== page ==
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Birth of Britain

I have just watched a Channel 4 Documentary, ‘Birth of Britain’, presented by Tony Robinson of ‘Time Team’ and ‘Blackadder’ fame. To me he makes a passable and often entertaining presenter of archaeological programmes because he surrounds himself with professionals who put him right when he strays from good science. But archaeology is a far cry from geology, as this programme shows. He was aided at the start by a couple of geologists, a quiet one from Edinburgh who stood with him on Salisbury Crags (while he referred to the whole rock mass as Arthur’s Seat) and a very loud one indeed from Cardiff who walked him up a ‘mountain’ in Wales (it wasn’t Snowdon, so which mountain was this?) and shouted geology at him. Robinson was just about passable when he was narrating, presumably from a script, but when extemporising on hillsides he was often at a loss to find the appropriate terminology to describe geological processes. As a result we had the occasional baffling remark such as ‘…imagine that (volcano) richocheting across the Welsh countryside…’.

You have to be very, very good to explain something you don’t really understand. Ideally you shouldn’t even attempt it. ‘Birth’ has the odd random professional helper (including two Roman Centurion re-enactors on Hadrian’s Wall… why are they always Centurions?) but none of them helped to hold the programme – or the geology – together. Birth of Britain is the dumbing-down of science at its worse. You would think, after watching this, that the whole of Britain consists of volcanic rock (some of the graphics are good, though).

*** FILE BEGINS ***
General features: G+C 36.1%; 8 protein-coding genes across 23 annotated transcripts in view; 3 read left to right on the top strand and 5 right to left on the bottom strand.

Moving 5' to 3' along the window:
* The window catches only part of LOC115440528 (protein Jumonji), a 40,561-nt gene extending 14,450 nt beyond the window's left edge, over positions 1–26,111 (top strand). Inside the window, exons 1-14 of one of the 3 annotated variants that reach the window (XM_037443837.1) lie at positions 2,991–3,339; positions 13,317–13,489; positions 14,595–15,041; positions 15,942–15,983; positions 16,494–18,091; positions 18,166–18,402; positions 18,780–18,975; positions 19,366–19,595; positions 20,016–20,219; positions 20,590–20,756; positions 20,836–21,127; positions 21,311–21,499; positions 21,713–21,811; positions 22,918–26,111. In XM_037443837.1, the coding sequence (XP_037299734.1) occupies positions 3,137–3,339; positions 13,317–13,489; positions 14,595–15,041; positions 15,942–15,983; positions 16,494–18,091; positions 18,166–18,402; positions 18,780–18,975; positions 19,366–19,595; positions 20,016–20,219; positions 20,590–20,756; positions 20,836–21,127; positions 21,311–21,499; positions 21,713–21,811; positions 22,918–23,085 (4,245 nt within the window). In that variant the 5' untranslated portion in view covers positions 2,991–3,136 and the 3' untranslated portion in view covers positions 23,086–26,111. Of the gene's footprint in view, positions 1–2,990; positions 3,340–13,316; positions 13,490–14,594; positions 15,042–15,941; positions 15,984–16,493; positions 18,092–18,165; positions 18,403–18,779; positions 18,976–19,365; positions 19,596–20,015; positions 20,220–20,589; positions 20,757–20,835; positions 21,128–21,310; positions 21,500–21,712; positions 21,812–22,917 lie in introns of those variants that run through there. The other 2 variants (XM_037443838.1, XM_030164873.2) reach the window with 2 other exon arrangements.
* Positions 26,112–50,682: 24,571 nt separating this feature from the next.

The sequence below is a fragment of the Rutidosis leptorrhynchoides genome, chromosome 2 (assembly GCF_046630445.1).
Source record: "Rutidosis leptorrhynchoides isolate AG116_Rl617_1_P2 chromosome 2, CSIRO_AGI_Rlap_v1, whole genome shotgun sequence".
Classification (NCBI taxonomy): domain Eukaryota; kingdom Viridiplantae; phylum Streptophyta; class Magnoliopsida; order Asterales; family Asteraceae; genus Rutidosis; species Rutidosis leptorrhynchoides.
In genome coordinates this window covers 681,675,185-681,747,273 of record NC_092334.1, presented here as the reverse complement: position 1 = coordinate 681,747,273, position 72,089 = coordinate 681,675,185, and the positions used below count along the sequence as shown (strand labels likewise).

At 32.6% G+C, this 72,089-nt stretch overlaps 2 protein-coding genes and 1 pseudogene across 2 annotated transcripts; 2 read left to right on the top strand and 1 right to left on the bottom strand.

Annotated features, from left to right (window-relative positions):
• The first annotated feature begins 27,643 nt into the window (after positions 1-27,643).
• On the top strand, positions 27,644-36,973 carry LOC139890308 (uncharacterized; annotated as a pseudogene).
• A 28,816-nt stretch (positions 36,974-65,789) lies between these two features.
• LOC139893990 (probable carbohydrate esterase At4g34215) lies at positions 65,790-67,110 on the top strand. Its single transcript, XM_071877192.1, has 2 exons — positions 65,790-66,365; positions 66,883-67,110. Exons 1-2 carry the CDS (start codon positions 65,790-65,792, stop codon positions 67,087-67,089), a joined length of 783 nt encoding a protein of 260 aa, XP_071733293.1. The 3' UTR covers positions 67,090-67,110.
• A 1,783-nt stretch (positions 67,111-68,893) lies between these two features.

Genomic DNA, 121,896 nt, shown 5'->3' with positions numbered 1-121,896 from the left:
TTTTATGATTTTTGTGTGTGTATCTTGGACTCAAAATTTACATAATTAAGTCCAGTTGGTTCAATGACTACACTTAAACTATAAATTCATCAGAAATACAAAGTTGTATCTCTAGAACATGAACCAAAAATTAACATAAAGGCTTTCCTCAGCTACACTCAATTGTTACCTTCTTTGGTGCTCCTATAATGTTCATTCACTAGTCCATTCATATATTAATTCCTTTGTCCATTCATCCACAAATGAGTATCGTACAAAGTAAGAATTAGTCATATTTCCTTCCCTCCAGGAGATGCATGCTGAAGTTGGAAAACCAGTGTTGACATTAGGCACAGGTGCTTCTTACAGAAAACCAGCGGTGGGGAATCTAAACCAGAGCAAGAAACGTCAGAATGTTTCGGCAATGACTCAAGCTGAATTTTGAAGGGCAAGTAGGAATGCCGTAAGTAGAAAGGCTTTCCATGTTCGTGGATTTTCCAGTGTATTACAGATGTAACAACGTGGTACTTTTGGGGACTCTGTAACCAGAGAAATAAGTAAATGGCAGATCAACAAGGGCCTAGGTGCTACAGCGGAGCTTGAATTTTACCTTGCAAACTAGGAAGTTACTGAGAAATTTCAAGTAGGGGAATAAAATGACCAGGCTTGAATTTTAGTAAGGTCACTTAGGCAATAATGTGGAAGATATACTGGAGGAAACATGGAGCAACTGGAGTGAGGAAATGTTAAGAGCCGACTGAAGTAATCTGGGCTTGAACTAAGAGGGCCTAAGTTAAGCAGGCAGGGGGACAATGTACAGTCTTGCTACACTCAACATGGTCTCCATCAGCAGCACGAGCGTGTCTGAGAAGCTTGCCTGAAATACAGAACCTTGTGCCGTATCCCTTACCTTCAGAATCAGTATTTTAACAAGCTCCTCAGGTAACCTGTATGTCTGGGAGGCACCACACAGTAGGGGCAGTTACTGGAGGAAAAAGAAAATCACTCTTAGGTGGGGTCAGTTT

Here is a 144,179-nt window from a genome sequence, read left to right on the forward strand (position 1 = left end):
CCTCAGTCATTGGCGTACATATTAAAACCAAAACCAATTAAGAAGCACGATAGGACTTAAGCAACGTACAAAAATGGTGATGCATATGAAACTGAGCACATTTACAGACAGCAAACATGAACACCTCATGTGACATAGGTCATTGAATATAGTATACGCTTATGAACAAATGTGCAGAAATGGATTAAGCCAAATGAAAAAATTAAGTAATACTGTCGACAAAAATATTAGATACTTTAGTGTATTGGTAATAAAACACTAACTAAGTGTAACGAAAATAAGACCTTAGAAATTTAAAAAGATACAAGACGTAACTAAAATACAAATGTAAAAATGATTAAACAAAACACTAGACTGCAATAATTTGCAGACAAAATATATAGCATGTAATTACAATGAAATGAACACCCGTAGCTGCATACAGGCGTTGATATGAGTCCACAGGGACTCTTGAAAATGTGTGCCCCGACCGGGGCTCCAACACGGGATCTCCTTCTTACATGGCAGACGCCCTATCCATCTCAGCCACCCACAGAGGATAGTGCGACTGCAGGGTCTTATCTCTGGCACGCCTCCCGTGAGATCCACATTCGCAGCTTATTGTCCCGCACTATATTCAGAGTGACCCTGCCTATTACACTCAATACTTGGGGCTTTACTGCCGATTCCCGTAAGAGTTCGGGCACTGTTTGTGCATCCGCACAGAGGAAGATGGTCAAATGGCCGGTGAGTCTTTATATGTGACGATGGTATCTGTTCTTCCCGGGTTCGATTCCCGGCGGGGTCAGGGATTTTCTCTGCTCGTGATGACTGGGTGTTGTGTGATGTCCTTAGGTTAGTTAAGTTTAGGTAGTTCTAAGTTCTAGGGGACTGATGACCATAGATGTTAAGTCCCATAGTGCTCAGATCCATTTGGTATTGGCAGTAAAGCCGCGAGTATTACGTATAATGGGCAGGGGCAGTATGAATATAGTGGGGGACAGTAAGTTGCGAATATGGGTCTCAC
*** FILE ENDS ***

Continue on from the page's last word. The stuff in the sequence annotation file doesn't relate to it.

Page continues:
Perhaps ‘Birth of Britain’ will get better. For me, the bit I have seen already is dead in the water, and as a programme that attempts to explain the geology of Britain it should sink without trace. Presumably Robinson wouldn’t (I hope) dream of attempting to present a programme on astronomy, physics or chemistry, so why choose geology? It is a complex subject that requires a geologically qualified presenter. If you want to see it done properly, watch ‘Men of Rock’, presented by Iain Stewart. This is how it should be done.

‘Men of Rock’ clips (and some of the programmes – for the next few days at least) are here.

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Avatar. James Cameron’s.

I watched Avatar last night. About thirty minutes into it I realised I was watching cowboys and indians, except that the indians weren’t ‘redskins’ but blueskins. There was even the mandatory, heavily armed redneck. Not only did it remind me of cowboys, it had strong undertones of Dances with Wolves. The graphics were so good that I managed to overcome what to me, a geologist, would normally have been a switch-off moment. The cowboys wanted the indians’ land (surprise!) to exploit deposits of the rare mineral Unobtainium. Yes, you read it right, Unobtainium. Who on earth thought up that little beauty? Their sample of the stuff looked suspiciously like the piece of galena I brought back from Sardinia years ago (I must check my collection to make sure it is still there) – though my sample didn’t levitate like theirs. Didn’t levitate at all, actually. Deja vu here.

James Cameron must have been pretty sure of himself, putting his name up front like that. Had it been a turkey it would be rather like saying Gordon Brown’s Britain or Henry VIII’s marriage.

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